Clocking in at eight full seasons, this is the longest title reign on our list by far. And that won’t come as any surprise to anyone who lived through it, because there may never have been another rivalry in the history of the league that featured quite this combination of Hall of Fame talent, consistently crucial stakes, and outright froth-at-the-mouth hatred.
The teams had never met in the playoffs before 1996. Heck, the Avalanche hadn’t existed before that season, their first in Colorado as the reincarnated Nordiques. So it was an unlikely pairing to evolve into one of the great rivalries in sports history. But from the moment Claude Lemieux crushed Kris Draper into the boards during the ’96 conference finals, it was on. Man, was it ever on.
The bad blood would eventually boil over into this:
And eventually, because they can’t all be winners, even this:
Any mention of the Wings and Avalanche immediately brings all of those brawls to mind. But the rivalry was so much more than two teams squaring off in the alley. When they weren’t busy punching each other in the head, the Wings and Avs were the best teams in the league, combining for five Cups in the eight years that the rivalry burned brightest. And both teams featured rosters stacked with future Hall of Famers (including that ridiculous 2002 Wings team).
It’s hard to pin down the exact moment the rivalry died, or at least came back to the pack enough to give the rest of the league a chance to reclaim the title. But the end probably came when Patrick Roy retired after the 2003 season; the crazed netminder was always the heart and soul of the rivalry. And while his recent return to Colorado as head coach offers some hope for a revival, the Wings’ move to the Eastern Conference means that any flare-ups will be contained to the regular season … or a Stanley Cup final.
Runners-up: Avalanche vs. Red Wings. Detroit vs. Colorado. Wings vs. Avs. Seriously, nobody else ever has (or will) come close to this beauty. But we do need to make at least a mention of the Stars and Oilers, who delivered an all-time classic thriller in 1997, then released five increasingly disappointing sequels over the next six years. If hockey rivalries were movies, Stars-Oilers was Jaws.
2004: Maple Leafs vs. Senators
Let’s just come right out and say it: Compared to the Battle of Alberta or the Battle of Quebec, the Battle of Ontario was always overrated, filled with dumb moments that everyone involved tried just a little too hard to pretend were endlessly fascinating.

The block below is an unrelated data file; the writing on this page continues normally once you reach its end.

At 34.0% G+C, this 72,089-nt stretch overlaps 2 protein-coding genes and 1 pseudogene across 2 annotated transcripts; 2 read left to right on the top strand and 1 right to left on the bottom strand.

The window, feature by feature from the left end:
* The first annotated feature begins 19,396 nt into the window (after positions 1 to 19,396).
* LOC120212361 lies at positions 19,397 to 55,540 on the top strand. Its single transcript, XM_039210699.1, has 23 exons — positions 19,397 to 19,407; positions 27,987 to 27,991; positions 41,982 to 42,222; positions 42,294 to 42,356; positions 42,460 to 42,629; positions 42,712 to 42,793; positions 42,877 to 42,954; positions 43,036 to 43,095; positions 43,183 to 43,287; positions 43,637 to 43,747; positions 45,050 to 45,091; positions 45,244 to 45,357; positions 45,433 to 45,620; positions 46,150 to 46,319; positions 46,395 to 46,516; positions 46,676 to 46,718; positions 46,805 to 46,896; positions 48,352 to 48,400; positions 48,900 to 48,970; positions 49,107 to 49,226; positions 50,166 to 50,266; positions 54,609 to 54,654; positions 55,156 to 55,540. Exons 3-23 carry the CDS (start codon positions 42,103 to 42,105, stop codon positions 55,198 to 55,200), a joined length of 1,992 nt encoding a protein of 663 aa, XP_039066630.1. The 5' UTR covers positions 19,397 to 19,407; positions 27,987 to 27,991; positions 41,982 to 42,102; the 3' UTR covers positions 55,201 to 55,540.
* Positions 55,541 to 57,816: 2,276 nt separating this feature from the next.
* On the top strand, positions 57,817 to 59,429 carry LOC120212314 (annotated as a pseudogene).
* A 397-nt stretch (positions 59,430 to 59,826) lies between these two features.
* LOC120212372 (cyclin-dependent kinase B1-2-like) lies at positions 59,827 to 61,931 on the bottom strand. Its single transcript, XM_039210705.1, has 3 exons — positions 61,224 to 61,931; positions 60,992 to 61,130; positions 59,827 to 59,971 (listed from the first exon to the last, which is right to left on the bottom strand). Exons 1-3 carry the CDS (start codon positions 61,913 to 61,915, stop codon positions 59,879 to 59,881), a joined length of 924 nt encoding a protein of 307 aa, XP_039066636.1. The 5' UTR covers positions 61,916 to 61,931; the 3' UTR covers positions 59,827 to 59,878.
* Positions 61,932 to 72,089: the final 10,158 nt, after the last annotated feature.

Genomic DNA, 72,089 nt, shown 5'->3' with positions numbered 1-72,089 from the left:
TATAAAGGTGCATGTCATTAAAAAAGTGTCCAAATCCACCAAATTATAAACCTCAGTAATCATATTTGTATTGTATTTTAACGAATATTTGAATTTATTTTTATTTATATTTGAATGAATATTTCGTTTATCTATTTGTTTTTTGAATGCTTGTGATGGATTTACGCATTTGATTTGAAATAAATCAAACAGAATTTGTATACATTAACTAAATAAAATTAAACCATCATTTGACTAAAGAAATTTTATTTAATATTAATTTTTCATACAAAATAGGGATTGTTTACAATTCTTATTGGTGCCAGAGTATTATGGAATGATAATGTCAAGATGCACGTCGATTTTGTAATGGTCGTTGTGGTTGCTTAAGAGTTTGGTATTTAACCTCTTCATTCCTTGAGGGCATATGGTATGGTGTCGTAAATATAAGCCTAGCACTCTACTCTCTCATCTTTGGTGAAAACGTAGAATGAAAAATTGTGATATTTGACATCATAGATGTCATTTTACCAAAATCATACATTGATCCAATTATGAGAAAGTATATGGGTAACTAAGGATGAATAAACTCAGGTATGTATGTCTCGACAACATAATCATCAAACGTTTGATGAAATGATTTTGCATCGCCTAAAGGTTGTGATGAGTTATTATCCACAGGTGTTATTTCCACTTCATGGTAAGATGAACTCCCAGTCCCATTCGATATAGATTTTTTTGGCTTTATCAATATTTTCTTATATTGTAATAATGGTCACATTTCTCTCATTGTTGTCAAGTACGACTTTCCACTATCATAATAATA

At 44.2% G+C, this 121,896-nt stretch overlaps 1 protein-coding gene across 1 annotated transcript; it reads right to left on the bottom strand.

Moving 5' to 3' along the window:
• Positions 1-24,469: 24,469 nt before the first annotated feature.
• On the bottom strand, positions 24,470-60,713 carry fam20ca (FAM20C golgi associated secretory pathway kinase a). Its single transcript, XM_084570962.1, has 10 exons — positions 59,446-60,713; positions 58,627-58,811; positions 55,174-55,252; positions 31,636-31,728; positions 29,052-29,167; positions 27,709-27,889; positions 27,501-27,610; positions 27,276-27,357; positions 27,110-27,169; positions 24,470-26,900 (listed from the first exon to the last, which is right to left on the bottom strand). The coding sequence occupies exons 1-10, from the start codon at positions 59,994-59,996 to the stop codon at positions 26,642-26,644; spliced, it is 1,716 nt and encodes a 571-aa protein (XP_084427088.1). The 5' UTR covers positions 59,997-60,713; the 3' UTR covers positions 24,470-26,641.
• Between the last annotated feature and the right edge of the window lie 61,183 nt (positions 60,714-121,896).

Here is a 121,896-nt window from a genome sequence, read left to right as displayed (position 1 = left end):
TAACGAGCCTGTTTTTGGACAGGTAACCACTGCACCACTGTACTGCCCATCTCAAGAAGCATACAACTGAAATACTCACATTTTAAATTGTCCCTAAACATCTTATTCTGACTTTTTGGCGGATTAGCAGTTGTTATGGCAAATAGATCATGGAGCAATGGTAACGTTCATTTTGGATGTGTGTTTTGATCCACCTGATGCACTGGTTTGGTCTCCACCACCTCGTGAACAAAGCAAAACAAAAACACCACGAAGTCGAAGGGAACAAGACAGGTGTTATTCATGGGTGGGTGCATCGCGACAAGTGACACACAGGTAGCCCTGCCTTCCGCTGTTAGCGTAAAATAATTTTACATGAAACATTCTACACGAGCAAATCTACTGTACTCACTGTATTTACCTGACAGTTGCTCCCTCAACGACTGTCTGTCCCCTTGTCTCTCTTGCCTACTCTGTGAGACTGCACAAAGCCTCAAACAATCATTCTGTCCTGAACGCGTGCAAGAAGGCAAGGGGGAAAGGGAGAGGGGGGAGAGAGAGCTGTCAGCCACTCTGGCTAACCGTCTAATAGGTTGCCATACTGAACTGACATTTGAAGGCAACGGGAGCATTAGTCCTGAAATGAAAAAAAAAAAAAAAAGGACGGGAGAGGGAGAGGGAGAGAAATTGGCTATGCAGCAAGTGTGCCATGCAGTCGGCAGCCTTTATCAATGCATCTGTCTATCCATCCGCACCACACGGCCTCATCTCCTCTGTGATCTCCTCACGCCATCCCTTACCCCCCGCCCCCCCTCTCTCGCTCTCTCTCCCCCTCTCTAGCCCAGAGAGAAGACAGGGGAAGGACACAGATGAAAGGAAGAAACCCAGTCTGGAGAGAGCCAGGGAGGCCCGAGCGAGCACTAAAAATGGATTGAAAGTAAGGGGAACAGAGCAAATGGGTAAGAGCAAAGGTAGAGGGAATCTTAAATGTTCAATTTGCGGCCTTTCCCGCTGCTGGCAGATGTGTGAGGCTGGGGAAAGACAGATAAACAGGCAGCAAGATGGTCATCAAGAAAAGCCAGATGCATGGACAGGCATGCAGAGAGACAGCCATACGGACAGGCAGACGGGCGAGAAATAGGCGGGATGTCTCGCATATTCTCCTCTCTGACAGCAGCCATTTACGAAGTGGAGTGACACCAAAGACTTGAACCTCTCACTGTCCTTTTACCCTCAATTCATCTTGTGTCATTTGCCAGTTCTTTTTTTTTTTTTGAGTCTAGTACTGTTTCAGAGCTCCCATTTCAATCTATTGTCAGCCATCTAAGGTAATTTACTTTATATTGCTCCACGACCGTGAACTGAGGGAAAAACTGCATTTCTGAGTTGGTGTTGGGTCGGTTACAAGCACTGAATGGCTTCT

Still, someone has to step in to the void left by the Avs and Wings, and so the Leafs and Sens are as good an option as any. After all, they did give us four playoff matchups in five years (with the added knife-twist of the same team winning all four), a steady dose of controversy, and occasional moments of legitimate lunacy. It all culminated in 2004’s final chapter, in which Patrick Lalime’s Game 7 meltdown made everyone feel so sorry for Ottawa that the Leafs vowed to never win a playoff series again.
Runners-up: The Canucks and Avalanche weren’t really a rivalry in the classic sense, since that typically implies a long-running buildup. But whatever you want to call it, the series of events in 2004 that began with Steve Moore’s hit on Markus Naslund and ended with a vicious act of assault by Todd Bertuzzi changed the league forever, essentially ending the era of players being trusted to police their own game.
2005: Gary Bettman vs. Bob Goodenow
Still the only pro sports league to lose an entire season to a work stoppage. Great work, guys!
Runners-up: You vs. “Wait, why am I watching televised poker, what have I done with my life?”
2006: Sabres vs. Hurricanes … I guess
NHL rivalries changed dramatically after the 2005-06 lockout. Whether it was a new emphasis on speed and skill, the advent of analytics, the gradual end of the enforcer era, fallout from the Bertuzzi incident, or a combination of all of the above, the days of rivalries driven by on-ice mayhem seem to be over. There have been 44 games in NHL history in which both teams racked up at least 100 penalty minutes, but only three of those have come since the lockout.